Our search for fish began in the lower section of the Oak Creek where we worked some of the deeper pools stripping streamers. Making our way downstream we spotted a few fish in the shallow holding water and Neal took the opportunity to make a couple casts to them. These fish in the shallows spooked before the line even hit the water. Any movement from the shore and they would fly out of that pool and make their way for safer water. Down river we found the deeper pools close to the mouth already being fished. A few spin fisherman sat above the deepest pool fishing from the wall. They were a hospitable group and we made some small talk about the current conditions and shared a couple stories. The water down there was still and had absolutely zero movement. The salmon were also silent, no courageous leaps, splashes or jumps. This scenario was totally different then last week and in a nutshell it was dead slack water. The group of guys had yet to hook a fish so it was time for us to move on. Neal went down river to fish the mouth and I opted headed north.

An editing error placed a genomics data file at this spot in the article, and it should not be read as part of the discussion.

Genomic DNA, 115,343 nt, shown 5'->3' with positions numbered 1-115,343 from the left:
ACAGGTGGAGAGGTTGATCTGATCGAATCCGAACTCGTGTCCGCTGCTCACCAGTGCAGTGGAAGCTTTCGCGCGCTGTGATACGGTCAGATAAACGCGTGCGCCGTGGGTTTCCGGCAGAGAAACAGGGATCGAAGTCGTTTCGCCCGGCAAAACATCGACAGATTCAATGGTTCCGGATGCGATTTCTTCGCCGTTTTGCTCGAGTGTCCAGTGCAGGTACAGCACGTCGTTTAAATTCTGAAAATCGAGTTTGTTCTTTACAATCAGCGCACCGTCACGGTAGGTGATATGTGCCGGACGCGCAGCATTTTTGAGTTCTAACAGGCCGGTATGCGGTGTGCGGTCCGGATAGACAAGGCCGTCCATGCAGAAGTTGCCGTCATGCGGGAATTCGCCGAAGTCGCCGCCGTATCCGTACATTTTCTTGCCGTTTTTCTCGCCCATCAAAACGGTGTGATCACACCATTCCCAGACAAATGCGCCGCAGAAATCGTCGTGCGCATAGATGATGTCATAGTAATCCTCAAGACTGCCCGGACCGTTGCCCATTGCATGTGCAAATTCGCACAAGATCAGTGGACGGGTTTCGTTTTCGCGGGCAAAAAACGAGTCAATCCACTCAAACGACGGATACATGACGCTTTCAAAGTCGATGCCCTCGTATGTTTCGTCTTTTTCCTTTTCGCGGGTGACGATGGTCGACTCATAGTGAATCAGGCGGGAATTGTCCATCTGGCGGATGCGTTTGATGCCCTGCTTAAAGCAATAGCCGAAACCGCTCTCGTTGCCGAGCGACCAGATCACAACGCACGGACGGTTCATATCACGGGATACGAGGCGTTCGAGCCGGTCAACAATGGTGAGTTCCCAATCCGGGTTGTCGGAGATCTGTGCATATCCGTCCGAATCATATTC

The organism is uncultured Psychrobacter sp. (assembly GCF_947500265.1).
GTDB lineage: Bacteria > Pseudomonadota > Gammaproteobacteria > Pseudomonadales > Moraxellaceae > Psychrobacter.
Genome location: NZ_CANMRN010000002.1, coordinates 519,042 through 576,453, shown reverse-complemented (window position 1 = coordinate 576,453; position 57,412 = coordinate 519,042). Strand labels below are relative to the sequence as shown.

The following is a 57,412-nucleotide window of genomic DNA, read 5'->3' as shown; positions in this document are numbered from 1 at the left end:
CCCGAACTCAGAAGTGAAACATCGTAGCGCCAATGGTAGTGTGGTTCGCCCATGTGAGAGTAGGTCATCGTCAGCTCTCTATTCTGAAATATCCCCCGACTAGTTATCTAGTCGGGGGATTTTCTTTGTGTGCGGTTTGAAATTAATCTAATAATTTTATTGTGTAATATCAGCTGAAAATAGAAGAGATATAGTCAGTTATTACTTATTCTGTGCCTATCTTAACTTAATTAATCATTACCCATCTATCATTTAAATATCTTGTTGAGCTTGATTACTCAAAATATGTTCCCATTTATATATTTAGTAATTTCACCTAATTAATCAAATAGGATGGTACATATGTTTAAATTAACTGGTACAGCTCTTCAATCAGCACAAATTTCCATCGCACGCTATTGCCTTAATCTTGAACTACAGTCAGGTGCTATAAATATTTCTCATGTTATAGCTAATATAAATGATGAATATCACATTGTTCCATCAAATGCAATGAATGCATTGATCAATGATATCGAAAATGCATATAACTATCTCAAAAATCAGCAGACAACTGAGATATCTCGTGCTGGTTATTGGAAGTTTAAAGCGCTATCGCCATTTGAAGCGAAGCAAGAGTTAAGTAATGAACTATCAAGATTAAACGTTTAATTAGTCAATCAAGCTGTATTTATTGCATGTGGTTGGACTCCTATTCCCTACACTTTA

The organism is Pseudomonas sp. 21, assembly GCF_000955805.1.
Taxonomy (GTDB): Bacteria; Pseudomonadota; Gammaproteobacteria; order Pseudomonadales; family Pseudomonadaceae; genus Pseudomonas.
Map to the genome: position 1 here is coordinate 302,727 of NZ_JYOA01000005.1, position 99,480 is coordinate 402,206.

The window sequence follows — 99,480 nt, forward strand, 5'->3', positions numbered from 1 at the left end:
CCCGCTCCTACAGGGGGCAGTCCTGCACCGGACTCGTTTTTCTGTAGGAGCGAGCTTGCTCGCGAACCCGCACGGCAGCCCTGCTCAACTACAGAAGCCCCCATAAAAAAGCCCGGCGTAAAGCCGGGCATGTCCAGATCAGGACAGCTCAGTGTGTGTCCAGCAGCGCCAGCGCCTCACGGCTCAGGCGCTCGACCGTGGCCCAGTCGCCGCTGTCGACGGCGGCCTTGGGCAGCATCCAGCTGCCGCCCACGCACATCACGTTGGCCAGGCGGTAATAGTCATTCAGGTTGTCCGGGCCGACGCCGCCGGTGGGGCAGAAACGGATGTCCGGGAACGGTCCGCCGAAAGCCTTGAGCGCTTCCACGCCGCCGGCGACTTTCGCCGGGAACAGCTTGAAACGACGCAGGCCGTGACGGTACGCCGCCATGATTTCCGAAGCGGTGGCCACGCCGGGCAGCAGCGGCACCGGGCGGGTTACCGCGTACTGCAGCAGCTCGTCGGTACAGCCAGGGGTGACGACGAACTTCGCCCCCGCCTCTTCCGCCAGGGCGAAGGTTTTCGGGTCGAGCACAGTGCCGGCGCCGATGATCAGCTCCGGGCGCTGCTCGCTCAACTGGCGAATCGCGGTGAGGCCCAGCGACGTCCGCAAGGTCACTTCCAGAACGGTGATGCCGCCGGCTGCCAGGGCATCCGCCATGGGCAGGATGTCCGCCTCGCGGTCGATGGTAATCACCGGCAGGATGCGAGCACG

Up north I found some better looking “fishy” water and Neal quickly made his way to join me. These pools were still holding minimal numbers of trapped fish. We were able to work these fish relentlessly pulling line as our streamers darted past their faces. I spotted a smaller coho sitting in the shallows and presented the same fly to him 15 times before anything happened. He made a complete 180 turn in the opposite direction of the fly and came back around and charged after it at full steam. Strip, strip, strip, and stop and man did the fish hammer it. Hookset! All this unfolded in the crystal clear shallow water right in front of our faces. Truly awesome!
|late fall oak creek coho|
|male coho in spawning colors|